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Sir Thomas Beecham conducts Berlioz, Grétry, Méhul and Massenet
Hector BERLIOZ (1803-1869)

Harold in Italy (1834) *
André-Ernest-Modeste GRÉTRY (1741-1813)

Zémire et Azor – Pantomime (Air de Ballet)
Etienne MÉHUL (1763-1817)

Timoléon – overture
Le Trésor Supposé – overture
La Chasse du Jeune Henri – overture
Jules MASSENET (1842-1912)

La Vierge – The Last Sleep of the Virgin
William Primrose (viola) *
Royal Philharmonic Orchestra/Sir Thomas Beecham
Recorded 1951-54
SONY CLASSICAL SMK91167 [76.22]


AVAILABILITY

www.sonyclassical.co.uk

Beecham performed Harold in Italy with three elite violists, all British. The earliest performance, so far as is known, was with Lionel Tertis in 1933, the middle ones were with William Primrose and the last with Frederick Riddle. Although no trace of his collaboration with Tertis now survives, fortuitously this commercial Primrose recording has been augmented recently by the 1956 Edinburgh performance with Riddle on BBC Classics. Comparisons are, as ever, instructive. In the 1951 Primrose recording the first movement repeat wasn’t taken – unlike the Edinburgh broadcast – and there are commensurate gains in tension in the live context whilst also losses in terms of audience coughing, a few intonational concerns and a greater sense of the explication of the luminous orchestration in the studio. Riddle-Beecham is rather more full of nervous energy and declamatory élan in the opening, with the soloist slightly slower and more ruminative than Primrose-Beecham. In the second movement one is faced with the studio veil of exquisite tonal shading or the live performance’s infinitesimally greater sense of lyrical curve in the détaché writing. Of the two recorded sounds the Usher Hall is less ingratiating, the studio richer. Of the soloists Primrose is the more poised, but he had the advantage of studio retakes, and Riddle’s understanding of Beecham’s cantilever is distinguished. This is the only extant example of Riddle’s Harold whilst Primrose of course set down recordings with Koussevitzky and Munch. Incidentally his first Harold was when he was co-principal of the NBC with Toscanini conducting, a private recording of which the Italian conductor invited the Scotsman to hear. I assume it’s still extant – a suitable case for Guild (unless I’ve missed a commercial release of it somewhere)?

This all-French disc is additionally graced by some long unavailable material. The Méhul gets some cracking work from Beecham. The trumpets punch out in Timoléon and the strings slash over the dramatic double basses. Works like this were the fruit of Beecham’s long-held fascination with late eighteenth century French music, fuelled by hours in the Bibliothèque Nationale and Parisian bookshops in the first decade of the twentieth century. He is very much the Grand Seigneur, full of lyricism and swagger in the overture to Le Trésor Supposé, and strong on exultant power. The biggest of the trio of Méhul overtures is that for La Chasse du Jeune Henri (strangely mis-titled on the disc as La Chasse de Jeanne Henri) which features the distinguished contributions of Jack Brymer and Gwydion Brooke. The suspenseful string figuration ratchets up the tension, added to by Dennis Brain’s immaculate horn calls, the marvellously vigorous but subtle playing an apt reflection of Beecham’s affection for and interest in the work. Balance is superb, the drama and vigour are predominant, bagpipe drones are irresistible in their immediacy and everything opens out into blazing sunlight. Beecham described this kind of thing as Chivalric Romance and that’s quite as he plays it, not least the blazing climax. Grétry’s Pantomime from Zémire et Azor is one of my Beecham favourites but not in this performance. I much prefer the touching intimacy of his 1940 LPO recording with its touching single line string leave-taking to this rather plumped up affair but the Massenet Last Virgin, as Beecham used to put it, is beautifully veiled and intimate.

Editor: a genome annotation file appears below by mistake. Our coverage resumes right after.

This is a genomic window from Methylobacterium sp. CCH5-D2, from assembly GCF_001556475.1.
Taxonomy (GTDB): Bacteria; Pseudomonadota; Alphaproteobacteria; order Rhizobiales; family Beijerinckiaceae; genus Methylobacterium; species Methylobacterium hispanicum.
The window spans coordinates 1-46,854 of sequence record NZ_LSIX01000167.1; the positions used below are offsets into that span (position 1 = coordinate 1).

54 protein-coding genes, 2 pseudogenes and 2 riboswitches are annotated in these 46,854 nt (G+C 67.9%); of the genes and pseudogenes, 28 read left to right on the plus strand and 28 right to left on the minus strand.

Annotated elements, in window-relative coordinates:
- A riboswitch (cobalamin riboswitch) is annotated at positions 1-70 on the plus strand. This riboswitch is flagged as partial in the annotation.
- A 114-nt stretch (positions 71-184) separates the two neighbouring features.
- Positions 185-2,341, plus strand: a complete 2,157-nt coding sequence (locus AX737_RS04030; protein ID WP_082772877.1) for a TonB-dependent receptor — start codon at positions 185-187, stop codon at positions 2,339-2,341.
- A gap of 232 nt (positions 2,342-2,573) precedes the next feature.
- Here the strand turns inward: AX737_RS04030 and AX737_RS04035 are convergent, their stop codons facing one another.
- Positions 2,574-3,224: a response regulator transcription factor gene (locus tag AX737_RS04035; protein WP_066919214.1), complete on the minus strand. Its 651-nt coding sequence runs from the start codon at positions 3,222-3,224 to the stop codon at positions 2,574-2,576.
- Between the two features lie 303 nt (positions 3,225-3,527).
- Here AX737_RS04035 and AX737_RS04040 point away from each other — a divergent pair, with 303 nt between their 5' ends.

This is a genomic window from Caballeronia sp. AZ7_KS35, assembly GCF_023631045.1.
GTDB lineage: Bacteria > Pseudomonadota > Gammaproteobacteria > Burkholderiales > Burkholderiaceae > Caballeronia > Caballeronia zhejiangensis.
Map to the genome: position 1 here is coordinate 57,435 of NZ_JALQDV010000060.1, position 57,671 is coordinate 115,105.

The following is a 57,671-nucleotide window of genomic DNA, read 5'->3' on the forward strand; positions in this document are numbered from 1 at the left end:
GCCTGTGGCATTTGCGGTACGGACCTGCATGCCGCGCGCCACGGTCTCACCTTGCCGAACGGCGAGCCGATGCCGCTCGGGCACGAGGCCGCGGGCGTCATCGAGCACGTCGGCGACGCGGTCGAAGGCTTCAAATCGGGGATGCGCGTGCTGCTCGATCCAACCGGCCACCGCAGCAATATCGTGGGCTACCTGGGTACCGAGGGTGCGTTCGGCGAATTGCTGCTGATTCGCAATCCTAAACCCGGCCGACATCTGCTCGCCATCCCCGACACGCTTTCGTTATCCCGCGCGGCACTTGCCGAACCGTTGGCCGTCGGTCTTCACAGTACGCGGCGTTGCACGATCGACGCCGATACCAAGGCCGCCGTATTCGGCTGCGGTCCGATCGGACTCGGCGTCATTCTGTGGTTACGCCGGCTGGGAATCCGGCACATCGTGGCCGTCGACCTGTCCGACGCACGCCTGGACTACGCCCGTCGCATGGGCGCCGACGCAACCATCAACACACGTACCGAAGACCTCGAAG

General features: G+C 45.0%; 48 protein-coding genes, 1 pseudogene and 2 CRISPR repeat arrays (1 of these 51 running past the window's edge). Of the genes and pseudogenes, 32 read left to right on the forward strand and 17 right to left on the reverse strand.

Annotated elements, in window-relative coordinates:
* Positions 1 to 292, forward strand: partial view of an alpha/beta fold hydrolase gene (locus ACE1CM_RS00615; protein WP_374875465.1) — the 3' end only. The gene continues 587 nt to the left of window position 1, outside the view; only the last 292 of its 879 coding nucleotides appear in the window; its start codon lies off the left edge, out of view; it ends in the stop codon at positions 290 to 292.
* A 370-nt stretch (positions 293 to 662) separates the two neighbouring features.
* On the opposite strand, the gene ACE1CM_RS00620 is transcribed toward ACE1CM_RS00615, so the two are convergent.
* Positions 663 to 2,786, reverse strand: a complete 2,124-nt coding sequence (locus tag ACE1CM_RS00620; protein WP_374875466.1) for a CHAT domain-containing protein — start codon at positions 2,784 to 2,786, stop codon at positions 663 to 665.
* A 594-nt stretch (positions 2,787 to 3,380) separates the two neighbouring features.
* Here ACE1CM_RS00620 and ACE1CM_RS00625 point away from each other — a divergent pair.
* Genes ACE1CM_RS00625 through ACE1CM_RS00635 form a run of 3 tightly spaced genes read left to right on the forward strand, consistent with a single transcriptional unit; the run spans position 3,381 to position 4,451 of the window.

The 1951-54 monos sound full of subtlety and depth in these transfers and Melville-Mason’s notes are characteristically full of acumen and period interest – I’m glad he hasn’t relied on Gramophone reviews, as he is sometimes prone to do. An exciting, invigorating disc.

Jonathan Woolf

 



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